• Drowsiness 
    • Avoid driving, operating machinery or engaging in strenuous physical activities
  • Loose stools (diarrhoea)
    • While experiencing diarrhoea, you should maintain your nutrition by eating easy to digest foods such as soups and ensure you are drinking sufficient fluid
    • Drink plenty of fluid every day when you are having diarrhoea.
    • Inform doctor if diarrhoea is severe and does not improve with medications.
    • Avoid spicy and/or fried food, alcohol, coffee, tea, milk and dairy products.
  • Nausea, vomiting
    • Take the medicine with or after food to reduce nausea and vomiting
    • Avoid food that is too rich, spicy or has strong smells
    • Take small and frequent meals, rather than 3 large meals
    • Do not take the medication with carbonated drinks
  • Headache
    • Take paracetamol if needed to relieve headache
  • Loss of appetite
  • Neck pain, tingling or prickling sensation on skin

What are some rare but serious side effects that I need to seek medical advice immediately? 

The symptoms of a drug allergy include one or more of the following:

  •  Swollen face / eyes/ lips / tongue
  • Difficulty in breathing
  • Itchy skin rashes over your whole body

If you experience any of these symptoms, you should stop your medication and see your healthcare professional immediately.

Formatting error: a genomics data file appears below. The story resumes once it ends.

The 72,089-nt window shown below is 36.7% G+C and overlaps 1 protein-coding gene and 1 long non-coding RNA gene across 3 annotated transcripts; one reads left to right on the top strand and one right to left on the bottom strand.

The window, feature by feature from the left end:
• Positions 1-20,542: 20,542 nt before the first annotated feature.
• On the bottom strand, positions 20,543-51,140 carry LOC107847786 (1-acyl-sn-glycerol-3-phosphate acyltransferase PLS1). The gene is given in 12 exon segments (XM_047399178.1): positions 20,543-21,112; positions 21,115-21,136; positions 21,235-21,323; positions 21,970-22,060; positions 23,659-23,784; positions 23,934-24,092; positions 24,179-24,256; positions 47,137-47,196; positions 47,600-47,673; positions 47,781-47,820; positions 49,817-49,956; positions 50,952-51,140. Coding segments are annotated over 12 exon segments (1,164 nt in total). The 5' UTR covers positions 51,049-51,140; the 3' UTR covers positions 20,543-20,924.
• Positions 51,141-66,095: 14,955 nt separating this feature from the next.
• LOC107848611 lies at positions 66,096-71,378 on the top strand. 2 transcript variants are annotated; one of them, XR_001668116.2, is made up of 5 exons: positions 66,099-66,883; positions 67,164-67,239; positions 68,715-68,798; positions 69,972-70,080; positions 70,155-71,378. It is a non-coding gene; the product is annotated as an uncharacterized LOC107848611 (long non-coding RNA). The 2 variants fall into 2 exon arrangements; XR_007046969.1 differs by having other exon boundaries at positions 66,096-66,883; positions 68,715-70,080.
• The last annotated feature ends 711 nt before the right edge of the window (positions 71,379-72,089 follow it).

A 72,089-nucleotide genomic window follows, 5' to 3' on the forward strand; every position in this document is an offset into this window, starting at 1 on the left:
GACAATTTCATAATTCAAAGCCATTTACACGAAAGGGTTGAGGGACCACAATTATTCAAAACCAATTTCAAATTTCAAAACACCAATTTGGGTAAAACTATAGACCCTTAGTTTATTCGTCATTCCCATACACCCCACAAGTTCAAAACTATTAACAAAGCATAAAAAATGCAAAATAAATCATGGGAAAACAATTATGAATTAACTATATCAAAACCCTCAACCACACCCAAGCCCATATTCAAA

If the following serious side effects happen, you should consult your healthcare professionals immediately:

  • Blistering, peeling, red skin rash due to Stevens-Johnson syndrome (SJS) and Toxic epidermal necrolysis (TEN), Drug reaction with Eosinophilia and Systemic Symptoms (DRESS)
    • SJS is a rare and serious skin reaction. Symptoms include face swelling, blisters on skin, skin rashes that spread within hours to days. 
    • TEN is a more severe form of skin reaction. Symptoms include fever and flu-like symptoms, blisters on skin, skin rashes that spread within hours to days. Areas such as the mouth, eyes, genitals are commonly involved. 
    • DRESS is a rare but serious hypersensitivity reaction. Symptoms include rash, fever, or swollen lymph nodes. 
    • It usually occurs within the first few months (monitor closely for the first 3 months) of treatment. 
    • As SJS, TEN and DRESS progress rapidly, please consult healthcare professionals if you show first sign of rash.
  • Hallucinations (seeing or hearing things that are not there), depression, aggression, irritability
  • Problems in balance/ coordination, unsteadiness in movement
  • Unusual bleeding and bruising